For the past 26 years, since the .com domain name suffix was introduced, people got used to online naming conventions but a vote to allow a wide range of new suffixes could see all that change radically.
The Internet Corporation for Assigned Names and Numbers (ICANN) has voted in favour of dramatically increasing the number of allowable domain name suffixes way above the current number of 22. The new ruling means that companies, government bodies, cities or even individuals, will be able to apply for pretty much any ending they desire, in any language they want. "ICANN has opened the internet's addressing system to the limitless possibilities of the human imagination," said Rod Beckstrom, president and chief executive officer for the group. "No one can predict where this historic decision will take us." The system will be initially opened up to cities and corporations early next year and applications will have to be accompanied by a fee of around $185,000 (£114,000) and they will need to show a legitimate claim to the name. The vote was passed by 13 vote to one with two abstentions.
There are currently 22 general Top Level Domain (gTLD) names such as the familiar .com, .org and .net as well as the 250 or so country code suffixes such as .de or .fr. The new suffixes could include anything from .google to .cocacola and of course .trustedreviews. The decision to proceed with the gTLD program follows many years of discussion, debate and deliberation with the Internet community, business groups and governments. The Applicant Guidebook, a rulebook explaining how to apply for a new gTLD, went through seven revisions to incorporate more than 1,000 comments from the public. "Today's decision will usher in a new Internet age," said Peter Dengate Thrush, Chairman of ICANN's Board of Directors. "We have provided a platform for the next generation of creativity and inspiration."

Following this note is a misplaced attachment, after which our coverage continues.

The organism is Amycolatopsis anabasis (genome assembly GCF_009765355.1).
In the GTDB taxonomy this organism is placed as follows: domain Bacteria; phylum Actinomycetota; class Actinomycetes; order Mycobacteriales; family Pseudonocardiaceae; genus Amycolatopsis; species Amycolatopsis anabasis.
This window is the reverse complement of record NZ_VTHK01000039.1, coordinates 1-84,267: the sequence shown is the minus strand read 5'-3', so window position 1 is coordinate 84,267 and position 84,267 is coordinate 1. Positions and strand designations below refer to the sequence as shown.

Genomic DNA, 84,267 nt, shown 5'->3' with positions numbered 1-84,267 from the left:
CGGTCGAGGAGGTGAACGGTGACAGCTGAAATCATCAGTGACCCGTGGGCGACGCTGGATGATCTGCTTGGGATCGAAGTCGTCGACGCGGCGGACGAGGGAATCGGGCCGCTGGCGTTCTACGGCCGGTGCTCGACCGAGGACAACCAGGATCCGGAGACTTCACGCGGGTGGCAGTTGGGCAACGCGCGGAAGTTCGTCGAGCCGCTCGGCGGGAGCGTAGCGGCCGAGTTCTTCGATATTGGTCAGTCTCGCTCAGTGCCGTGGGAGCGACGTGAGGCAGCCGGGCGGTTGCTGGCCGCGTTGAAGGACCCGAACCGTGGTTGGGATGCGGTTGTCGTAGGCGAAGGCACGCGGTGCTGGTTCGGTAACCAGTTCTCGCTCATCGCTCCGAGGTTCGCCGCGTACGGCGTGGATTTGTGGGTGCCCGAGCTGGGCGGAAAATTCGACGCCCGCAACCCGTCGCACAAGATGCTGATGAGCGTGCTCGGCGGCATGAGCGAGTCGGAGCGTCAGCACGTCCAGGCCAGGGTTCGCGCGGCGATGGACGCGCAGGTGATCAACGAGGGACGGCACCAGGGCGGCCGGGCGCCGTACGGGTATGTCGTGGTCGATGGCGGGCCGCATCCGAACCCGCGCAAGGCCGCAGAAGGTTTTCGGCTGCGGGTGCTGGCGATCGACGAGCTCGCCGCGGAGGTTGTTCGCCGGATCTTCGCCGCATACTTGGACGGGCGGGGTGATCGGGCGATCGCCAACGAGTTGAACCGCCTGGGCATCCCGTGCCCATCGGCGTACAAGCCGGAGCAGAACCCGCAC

A global campaign will begin later this year to inform the public of the change in the system and applications for the new suffixes will be accepted from 12 January, 2012.